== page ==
Issue 2 - Winter 2010
Cities of Flesh and the Dead
Cures and Poisons
How to Live on Bread and Music
Pictures in the Firestorm
Rhapsody of the Naked Immigrants
Rock Vein Sky
Slaves to Do These Things
The Air around the Butterfly
The Guilt Gene
the nested object
Most poets dream of being immortal. John Keats was no exception, and it’s interesting that perhaps no other poet, aside from William Shakespeare, has held this status higher than Keats. His early and tragic death in 1821 from tuberculosis caused him to give up on that goal. He hoped to be as well-known for his poetry as Shakespeare, but his illness, lack of health care, travels, and all the complications from all those forced Keats, in the end, to give up on his dream of being one of the finest poets in the world.
“Keats's story is implicitly the most interesting, arresting, and moving narrative among all writers, in my opinion, regardless of genre,” says Plumly. “ I thought about, read through, and wrote several abortive drafts before I got what I wanted. In all it took more than twenty years to research, contemplate, meditate, write, and rewrite Posthumous Keats.”
Here, from the book, is Keats at his most vulnerable:
The poetics of this book are fascinating. Definitely not constructed in linear form like most, this body of work is organized in seven sections, each with seven parts. It is a composition of poetic devices, and though written in prose, is organized by metaphor, sound, myth, the story of the man in such a way that takes the reader close to the heart of Keats to learn what moved him and motivated him. It allows glimpses of his first version of “To Autumn,” for instance, of what made him joyful, and what made him suffer.
And here, from the book, a passage from a letter about walks after dark:
“The book is organized within a framework of seven sections, seven parts to a section because I needed an imposed sense of order and closure,” explains Plumly. “My freedom was that each part within a section could vary in length. It's an 'intimate' sort of biography or meditation. I wanted to defeat linearity and create a kind of prose-poem that circulates through Keats's life, particularly his posthumous life. “Each man's life is an allegory,” Keats once wrote in a letter.”
Why does Plumly think that Keats and his work are so timeless?
He says “Keats's influence is universal since he represents, in his work and his life together, a purity of purpose and commitment to the art and ambition of poetry. He elevates the common lyric to something uncommon in vision and execution. He perfects the art of the lyric poem while disappearing its subject, creating, at his best, a secret subject as discovered form. The combination produces the lyric of tragic and sublime status. Wordsworth and Coleridge were
“Keats is still vital and important for the above reasons and because his life, the truth and value of it, are so alive in the moment, then and now,” Plumly adds. “His great letters speak to what poetry is and should be in the most profound terms; his life, as recorded in the letters, speaks to the vulnerability and honesty required in his poetry. Both his letters and poetry "talk like an angel," as one of his correspondents once put it.”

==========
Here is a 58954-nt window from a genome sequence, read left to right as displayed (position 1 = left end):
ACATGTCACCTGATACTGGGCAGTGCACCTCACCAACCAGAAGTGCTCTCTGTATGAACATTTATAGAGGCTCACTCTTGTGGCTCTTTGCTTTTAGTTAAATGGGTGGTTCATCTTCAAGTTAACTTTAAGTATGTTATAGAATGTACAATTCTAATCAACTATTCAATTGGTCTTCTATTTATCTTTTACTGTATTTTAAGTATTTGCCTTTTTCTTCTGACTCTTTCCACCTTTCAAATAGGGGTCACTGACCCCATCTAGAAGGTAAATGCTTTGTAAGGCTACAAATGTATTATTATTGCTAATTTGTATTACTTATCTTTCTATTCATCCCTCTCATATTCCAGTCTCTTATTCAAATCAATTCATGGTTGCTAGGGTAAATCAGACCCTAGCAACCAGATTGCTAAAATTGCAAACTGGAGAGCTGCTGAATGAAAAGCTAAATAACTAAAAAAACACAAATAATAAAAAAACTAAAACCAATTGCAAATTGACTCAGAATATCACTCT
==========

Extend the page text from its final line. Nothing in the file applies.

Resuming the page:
Professor Plumly is a man with passion and a mission.
After Plumly’s exceptionally hard work, the world has responded to the book with great enthusiasm. Even in Keats’s homeland of England, its reception has been positive and applauded. When asked if he’s received feedback worthy of two decades of work, he says humbly “I have received, in reviews and through the mail, wonderful and heartwarming responses to the Keats book. It just appeared in paperback, here and throughout the English-speaking world. People seem to love the writing, but it is Keats they are really responding to.”
Yes, and Plumly is an amazing storyteller. He tends the fire and keeps it going.
Scholars such as Plumly have made Keats’s wish come true, and the recognition keeps pouring in. A year after his book was first released, the movie Bright Star came out, based on the tender relationship between John Keats and the love of his life Fanny Brawne.
What does Stanley Plumly think about Bright Star? Did it do justice to Keats’s story? He was actually asked to work with the American distributors, Apparition Films, traveling around in September, promoting the movie and speaking to audiences after viewings.
He says “It's a really fine and sensitive piece of work.”
After two decades of researching and writing this book, what’s next for Stanley Plumly? The Professor is back at it, working on a new collection of poems entitled Orphan Hours. He’s also written a memoir-like piece of prose about his parents, marriage, and “the passing of history I've lived through.”
It may be impossible for Plumly to not write about Keats, though. He’s also currently putting together a book about English Romantic painter Benjamin Robert Haydon's well-known painting 'Immortal Dinner,' which included, among others, Keats, Wordsworth, and Charles Lamb. Plumly says “Haydon is the centerpiece as host, but the circles around the event are amazing, I believe, and truly interesting.”
Haydon was best known for this painting, and for his enormous painting “Entry of Christ into Jerusalem,” which was the purpose for the dinner party, and for inviting Keats and the others. Another immortal subject. More writing on Keats by Plumly will only continue to keep Keats’s legacy alive and thriving. Keats’s flag flown in modern day winds.
Here we have an immortal poet, an immortal dinner, and two immortal paintings.
Sounds like quite a party. Feels like a poet’s dream.
Interviewed by Kerri Buckley.